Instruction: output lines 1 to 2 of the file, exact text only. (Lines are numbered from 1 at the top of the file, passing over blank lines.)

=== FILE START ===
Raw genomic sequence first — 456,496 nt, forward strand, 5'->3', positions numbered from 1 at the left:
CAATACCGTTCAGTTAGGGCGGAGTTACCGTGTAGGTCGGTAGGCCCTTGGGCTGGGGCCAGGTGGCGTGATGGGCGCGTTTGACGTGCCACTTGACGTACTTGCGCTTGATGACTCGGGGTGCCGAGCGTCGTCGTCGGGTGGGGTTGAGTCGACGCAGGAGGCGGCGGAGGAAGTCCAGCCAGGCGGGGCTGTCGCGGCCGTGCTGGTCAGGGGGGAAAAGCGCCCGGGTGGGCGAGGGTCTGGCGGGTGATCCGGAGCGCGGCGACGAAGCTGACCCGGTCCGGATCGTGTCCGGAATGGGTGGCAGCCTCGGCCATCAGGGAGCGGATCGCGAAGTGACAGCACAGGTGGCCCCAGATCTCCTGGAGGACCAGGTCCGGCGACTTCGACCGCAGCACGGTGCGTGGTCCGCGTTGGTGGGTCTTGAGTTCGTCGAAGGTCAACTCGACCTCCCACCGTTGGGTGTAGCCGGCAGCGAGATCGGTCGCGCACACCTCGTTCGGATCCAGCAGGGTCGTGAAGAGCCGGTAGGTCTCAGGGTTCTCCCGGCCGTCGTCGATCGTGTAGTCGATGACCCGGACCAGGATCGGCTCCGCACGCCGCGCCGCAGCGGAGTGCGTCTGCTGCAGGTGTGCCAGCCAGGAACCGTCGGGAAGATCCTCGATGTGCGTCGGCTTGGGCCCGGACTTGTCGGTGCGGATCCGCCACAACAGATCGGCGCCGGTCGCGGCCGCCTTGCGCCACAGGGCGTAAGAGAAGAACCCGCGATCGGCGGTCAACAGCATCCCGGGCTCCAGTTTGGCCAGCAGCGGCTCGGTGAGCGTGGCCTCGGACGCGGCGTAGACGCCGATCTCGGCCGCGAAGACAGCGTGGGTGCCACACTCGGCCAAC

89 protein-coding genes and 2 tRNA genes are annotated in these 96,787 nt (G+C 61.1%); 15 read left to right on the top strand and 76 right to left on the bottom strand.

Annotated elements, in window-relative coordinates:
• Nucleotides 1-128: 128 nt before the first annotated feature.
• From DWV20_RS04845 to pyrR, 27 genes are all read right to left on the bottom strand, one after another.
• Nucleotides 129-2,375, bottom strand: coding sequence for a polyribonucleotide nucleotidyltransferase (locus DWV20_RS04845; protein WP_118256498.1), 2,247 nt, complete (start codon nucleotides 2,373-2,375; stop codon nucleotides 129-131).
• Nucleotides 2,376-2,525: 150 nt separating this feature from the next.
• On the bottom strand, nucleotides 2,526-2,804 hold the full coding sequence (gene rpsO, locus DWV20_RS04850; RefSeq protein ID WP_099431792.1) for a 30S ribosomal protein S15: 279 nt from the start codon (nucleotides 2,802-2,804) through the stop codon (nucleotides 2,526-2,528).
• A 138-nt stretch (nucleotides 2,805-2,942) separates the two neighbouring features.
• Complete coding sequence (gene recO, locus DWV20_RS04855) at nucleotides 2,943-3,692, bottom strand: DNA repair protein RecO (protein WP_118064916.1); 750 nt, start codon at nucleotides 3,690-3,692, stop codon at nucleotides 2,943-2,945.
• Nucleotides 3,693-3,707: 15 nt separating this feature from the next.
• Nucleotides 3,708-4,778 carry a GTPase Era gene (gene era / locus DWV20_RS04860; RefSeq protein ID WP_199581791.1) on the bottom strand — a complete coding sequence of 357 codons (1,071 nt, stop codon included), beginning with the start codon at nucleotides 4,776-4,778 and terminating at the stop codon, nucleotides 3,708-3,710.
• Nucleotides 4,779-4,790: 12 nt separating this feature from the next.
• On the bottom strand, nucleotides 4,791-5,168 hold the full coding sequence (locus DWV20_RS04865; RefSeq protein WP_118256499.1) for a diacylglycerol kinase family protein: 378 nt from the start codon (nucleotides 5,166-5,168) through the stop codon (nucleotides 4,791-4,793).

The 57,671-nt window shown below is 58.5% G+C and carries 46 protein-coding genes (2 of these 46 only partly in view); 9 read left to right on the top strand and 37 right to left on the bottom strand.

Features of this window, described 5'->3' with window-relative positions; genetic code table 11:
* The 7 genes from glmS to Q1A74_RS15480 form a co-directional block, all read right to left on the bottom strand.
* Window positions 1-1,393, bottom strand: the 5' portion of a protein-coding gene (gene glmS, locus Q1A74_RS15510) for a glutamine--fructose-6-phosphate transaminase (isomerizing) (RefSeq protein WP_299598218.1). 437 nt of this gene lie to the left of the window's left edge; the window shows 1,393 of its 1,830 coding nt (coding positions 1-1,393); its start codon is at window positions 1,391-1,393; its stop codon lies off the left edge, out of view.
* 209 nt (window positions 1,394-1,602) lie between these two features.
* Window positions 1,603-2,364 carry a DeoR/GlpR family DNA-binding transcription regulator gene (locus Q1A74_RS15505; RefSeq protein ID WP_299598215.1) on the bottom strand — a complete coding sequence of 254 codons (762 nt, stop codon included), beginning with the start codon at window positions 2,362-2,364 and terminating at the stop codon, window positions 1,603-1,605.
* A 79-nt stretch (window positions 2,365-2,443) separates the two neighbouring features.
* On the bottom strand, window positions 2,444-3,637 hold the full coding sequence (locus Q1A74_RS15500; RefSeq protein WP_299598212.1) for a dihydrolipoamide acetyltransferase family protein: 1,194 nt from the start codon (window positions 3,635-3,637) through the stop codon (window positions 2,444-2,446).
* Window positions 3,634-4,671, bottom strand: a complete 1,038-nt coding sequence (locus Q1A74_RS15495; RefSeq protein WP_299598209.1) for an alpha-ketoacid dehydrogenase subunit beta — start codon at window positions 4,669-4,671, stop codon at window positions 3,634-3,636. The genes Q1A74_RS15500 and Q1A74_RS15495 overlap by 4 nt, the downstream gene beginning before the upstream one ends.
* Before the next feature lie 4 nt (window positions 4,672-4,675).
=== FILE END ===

Raw genomic sequence first — 456,496 nt, forward strand, 5'->3', positions numbered from 1 at the left:
CAATACCGTTCAGTTAGGGCGGAGTTACCGTGTAGGTCGGTAGGCCCTTGGGCTGGGGCCAGGTGGCGTGATGGGCGCGTTTGACGTGCCACTTGACGTACTTGCGCTTGATGACTCGGGGTGCCGAGCGTCGTCGTCGGGTGGGGTTGAGTCGACGCAGGAGGCGGCGGAGGAAGTCCAGCCAGGCGGGGCTGTCGCGGCCGTGCTGGTCAGGGGGGAAAAGCGCCCGGGTGGGCGAGGGTCTGGCGGGTGATCCGGAGCGCGGCGACGAAGCTGACCCGGTCCGGATCGTGTCCGGAATGGGTGGCAGCCTCGGCCATCAGGGAGCGGATCGCGAAGTGACAGCACAGGTGGCCCCAGATCTCCTGGAGGACCAGGTCCGGCGACTTCGACCGCAGCACGGTGCGTGGTCCGCGTTGGTGGGTCTTGAGTTCGTCGAAGGTCAACTCGACCTCCCACCGTTGGGTGTAGCCGGCAGCGAGATCGGTCGCGCACACCTCGTTCGGATCCAGCAGGGTCGTGAAGAGCCGGTAGGTCTCAGGGTTCTCCCGGCCGTCGTCGATCGTGTAGTCGATGACCCGGACCAGGATCGGCTCCGCACGCCGCGCCGCAGCGGAGTGCGTCTGCTGCAGGTGTGCCAGCCAGGAACCGTCGGGAAGATCCTCGATGTGCGTCGGCTTGGGCCCGGACTTGTCGGTGCGGATCCGCCACAACAGATCGGCGCCGGTCGCGGCCGCCTTGCGCCACAGGGCGTAAGAGAAGAACCCGCGATCGGCGGTCAACAGCATCCCGGGCTCCAGTTTGGCCAGCAGCGGCTCGGTGAGCGTGGCCTCGGACGCGGCGTAGACGCCGATCTCGGCCGCGAAGACAGCGTGGGTGCCACACTCGGCCAAC